26 Nov. 2012
photography is seeing a resurgence today. As a result, more and
more new people are picking up film cameras. The Twin-Lens Reflex
camera, or TLR, is a great and fairly inexpensive way to get into
medium format photography. There's also a certain
sophistication that goes along with using one of these. The TLR
is about as far from one of those "picture-taking computers" as you can
So you score a nice Yashica MAT or perhaps a Minolta Autocord on the 'bay. Or, if you've got
the budget, perhaps a Rolleiflex 2.8 Planar. You receive the camera in
good shape and you're all giddy. You load the film just right,
you meter your scenes carefully, and you make what ought to be a series
of great shots.
you get the film back and scan the pictures, you notice something is
just a tad amiss: the pictures are blurry near the
Immediately you start to wonder:
Could you have gotten a
Could the taking lens have some kind of astigmatism you
never noticed before?
Did you happen to pick a photographic
location that's somehow cursed?
The real answer, in all probability, is none of the above.
Welcome to the world of "film bulge", an occasional artifact of 120
You might not notice it at first, but look near the center of the
picture, just off to the right of it and up a little. Once
you see what I mean, it becomes tough to look at this picture.
Solution? Well, this picture is toast, but for next time: check out the list of handy tips, below. The main
one in this situation would have been: take multiple shots of the
same scene. (Incidentally, the exposure on this photo was about 1/3 stop too high for my liking.)
And yeah, the camera had probably heated up sitting in its black camera bag while I was driving.
be the first to tell you that 120 film is the greatest thing since the
wheel. The fact that it's been around for about 111 years and is
still going strong in the Digital Age should tell you something.
120 film (a.k.a. medium format) yields very high-resolution images, and
of course they have that incredible tonality that only film can
give. Besides, there is something almost magical about
working a roll of 120 film through a camera. 35mm film is cool and I love it, but the "big
pictures" are special.
There have been a lot of photos taken with anything from
Rolleiflexes to Lubitels, and many (most) of them are quite
sharp. Even though film buckling is a nuisance, it can be managed.
Here are some tips I've learned from experience (which has included at least a few pictures being blurred in the center...)
TLR's are actually not the only ones to have the problem.
The basic design of a 120 camera is the same whether you're using a
rangefinder, a TLR, or whatever. There is a pressure plate, and
there's empty space in front of it. You need that empty space so light can get from the lens to the film! The mechanics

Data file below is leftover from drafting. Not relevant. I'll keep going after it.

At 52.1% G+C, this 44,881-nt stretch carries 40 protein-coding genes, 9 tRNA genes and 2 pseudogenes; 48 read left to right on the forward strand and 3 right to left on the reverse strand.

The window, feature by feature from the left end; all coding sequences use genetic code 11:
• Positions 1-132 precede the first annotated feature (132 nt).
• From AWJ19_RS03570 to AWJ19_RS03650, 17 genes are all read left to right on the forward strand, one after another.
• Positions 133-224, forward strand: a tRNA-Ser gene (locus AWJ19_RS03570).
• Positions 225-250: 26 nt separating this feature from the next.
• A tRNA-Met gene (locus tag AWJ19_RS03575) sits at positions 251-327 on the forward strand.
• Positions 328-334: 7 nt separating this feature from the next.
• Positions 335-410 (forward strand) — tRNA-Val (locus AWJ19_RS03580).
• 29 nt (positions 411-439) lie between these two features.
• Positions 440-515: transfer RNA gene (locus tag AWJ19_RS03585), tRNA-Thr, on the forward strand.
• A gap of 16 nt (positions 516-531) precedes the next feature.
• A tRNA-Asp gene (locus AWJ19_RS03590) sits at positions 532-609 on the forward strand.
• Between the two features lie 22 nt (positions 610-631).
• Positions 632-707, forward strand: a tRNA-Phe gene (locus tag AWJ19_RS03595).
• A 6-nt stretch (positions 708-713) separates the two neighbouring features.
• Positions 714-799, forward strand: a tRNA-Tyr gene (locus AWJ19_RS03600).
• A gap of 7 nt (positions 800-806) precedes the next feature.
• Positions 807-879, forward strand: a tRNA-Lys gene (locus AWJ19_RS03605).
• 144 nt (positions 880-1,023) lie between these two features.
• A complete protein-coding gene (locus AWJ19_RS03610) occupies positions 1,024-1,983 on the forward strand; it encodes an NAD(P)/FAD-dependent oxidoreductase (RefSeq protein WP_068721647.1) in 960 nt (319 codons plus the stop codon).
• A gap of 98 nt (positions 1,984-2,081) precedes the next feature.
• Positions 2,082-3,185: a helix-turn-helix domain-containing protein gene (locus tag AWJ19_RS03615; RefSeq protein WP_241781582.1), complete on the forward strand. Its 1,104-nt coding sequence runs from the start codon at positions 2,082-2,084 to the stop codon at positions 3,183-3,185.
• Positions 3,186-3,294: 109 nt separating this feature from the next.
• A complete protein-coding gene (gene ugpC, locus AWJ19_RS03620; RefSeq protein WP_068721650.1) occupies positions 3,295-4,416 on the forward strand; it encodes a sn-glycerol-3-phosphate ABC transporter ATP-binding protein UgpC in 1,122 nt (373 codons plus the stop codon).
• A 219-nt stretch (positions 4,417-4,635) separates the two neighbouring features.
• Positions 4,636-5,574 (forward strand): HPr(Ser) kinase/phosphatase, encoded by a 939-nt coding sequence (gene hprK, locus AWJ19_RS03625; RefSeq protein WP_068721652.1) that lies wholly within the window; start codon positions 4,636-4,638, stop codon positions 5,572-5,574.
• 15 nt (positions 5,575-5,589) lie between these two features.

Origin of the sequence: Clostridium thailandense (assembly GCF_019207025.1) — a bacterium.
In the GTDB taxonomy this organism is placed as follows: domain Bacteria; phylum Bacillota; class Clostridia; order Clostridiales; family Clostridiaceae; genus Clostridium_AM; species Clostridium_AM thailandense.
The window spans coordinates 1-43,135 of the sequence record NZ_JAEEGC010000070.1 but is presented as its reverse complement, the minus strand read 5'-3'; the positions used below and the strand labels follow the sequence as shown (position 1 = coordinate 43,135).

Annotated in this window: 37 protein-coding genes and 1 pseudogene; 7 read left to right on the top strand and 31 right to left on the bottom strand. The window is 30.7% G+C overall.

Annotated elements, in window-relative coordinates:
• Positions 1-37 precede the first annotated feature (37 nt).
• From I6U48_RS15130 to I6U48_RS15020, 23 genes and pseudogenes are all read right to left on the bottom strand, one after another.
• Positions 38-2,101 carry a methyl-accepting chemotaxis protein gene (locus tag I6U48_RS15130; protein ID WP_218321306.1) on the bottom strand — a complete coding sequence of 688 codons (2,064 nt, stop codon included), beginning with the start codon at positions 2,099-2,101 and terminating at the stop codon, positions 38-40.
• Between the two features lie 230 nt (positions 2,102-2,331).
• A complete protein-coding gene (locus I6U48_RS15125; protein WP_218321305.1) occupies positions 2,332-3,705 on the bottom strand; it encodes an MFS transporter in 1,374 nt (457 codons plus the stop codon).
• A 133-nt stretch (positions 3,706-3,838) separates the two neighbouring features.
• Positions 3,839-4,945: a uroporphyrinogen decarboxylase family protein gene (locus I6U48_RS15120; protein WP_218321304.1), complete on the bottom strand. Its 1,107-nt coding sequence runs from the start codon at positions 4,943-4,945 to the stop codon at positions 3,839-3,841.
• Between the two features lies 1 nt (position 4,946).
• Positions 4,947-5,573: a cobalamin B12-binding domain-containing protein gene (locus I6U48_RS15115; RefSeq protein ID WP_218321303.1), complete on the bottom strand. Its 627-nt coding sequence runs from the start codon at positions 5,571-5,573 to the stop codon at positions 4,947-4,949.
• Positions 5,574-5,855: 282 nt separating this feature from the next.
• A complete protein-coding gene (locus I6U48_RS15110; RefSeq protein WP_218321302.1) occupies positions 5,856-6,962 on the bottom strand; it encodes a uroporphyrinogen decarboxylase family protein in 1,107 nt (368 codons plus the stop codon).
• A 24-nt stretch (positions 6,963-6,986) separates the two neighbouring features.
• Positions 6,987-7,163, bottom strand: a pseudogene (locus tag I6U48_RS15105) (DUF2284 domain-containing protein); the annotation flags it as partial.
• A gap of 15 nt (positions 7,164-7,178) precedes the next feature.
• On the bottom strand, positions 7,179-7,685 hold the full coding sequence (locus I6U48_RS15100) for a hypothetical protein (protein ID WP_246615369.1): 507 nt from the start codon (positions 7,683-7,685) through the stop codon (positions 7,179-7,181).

of this problem are common to every make and type of 120 camera that I can
Avoid temperature fluctuations.
As film expands and contracts, it is much more likely to "pop" suddenly
out of flat (I've seen mounted 35mm slides do this, too). As the
film expands, the edges can't really go anywhere. They're held
against the rails by flanges on the pressure plate (or, with slides, by
the mount itself). Therefore, the easiest thing for the film
center to do is buckle outward into the empty space in front of the
pressure plate. Loading your film in an air-conditioned building,
then getting out into the hot sun to take pictures with your
TLR, is a common scenario that probably causes a lot of this.
Another thing to avoid is leaving your camera bag in direct sunlight
where it can get warm.
Minimize the time between each shot. According to the Carl Zeiss company (Camera Lens News, No. 10, 2000), you'll have best results if you take each shot within five minutes
of winding it to the frame. The longer it sits, the worse
it is; in a couple hours, the film will certainly
distort. I wouldn't doubt that if the camera heated
up a lot while it was in the car, the film may buckle off the pressure
plate as soon as you wind to the next picture. (Haven't
tested this yet, don't want to waste the film to find out!)
Looking through some 120 transparencies, it looks like the shots I took shortly after winding really do look sharper.
Choose a narrow aperture.
If you're shooting landscapes and have a steady tripod, try shooting at
the narrowest aperture you have. The Yashica MAT 124 goes up to
f/32. Sure, you get some diffraction effect there, but it's no
big deal compared to the alternative. The very narrow aperture
has great depth of field, which can offset minor un-flatness of the
Take more pictures.
I know, this uses more film, but it decreases the chance that your
pictures will all have a nasty blurred area. (It
won't be every one, just the
scenes you really liked...) Besides, in this digital age,
the best way to keep film going is to buy and use more of it.
(Once you get hooked on film, that's not hard to do!) With that
worthy aim in mind, here are some
links where you can buy 120 film for your TLR (or Holga, 645, 6x7,
etc). I get my film from here, too.
|120 Transparency Film (E-6 process)
Regular Velvia 100 (not "100F") (120 format) - 5 roll pro pack
Velvia 100F (120 format) - 5-roll pro pack
|120 Color Negative Film (C-41 process)
TLR camera is a fine way to shoot medium format, and with the right
technique it will yield sharp, high-resolution pictures. Film has
beautiful tonality that can't be matched by digital. If you
haven't gotten into medium format yet, give it a try.
I hope this article has helped you get the most out of what may just be
the best photographic tool of all time: the 120 film camera.
By the way, you can really help me out by using the links (above) to
buy your stuff. It helps me keep this site on-line. Thanks,
and happy photographing!
I hope you enjoy my work. Thanks for visiting this site.
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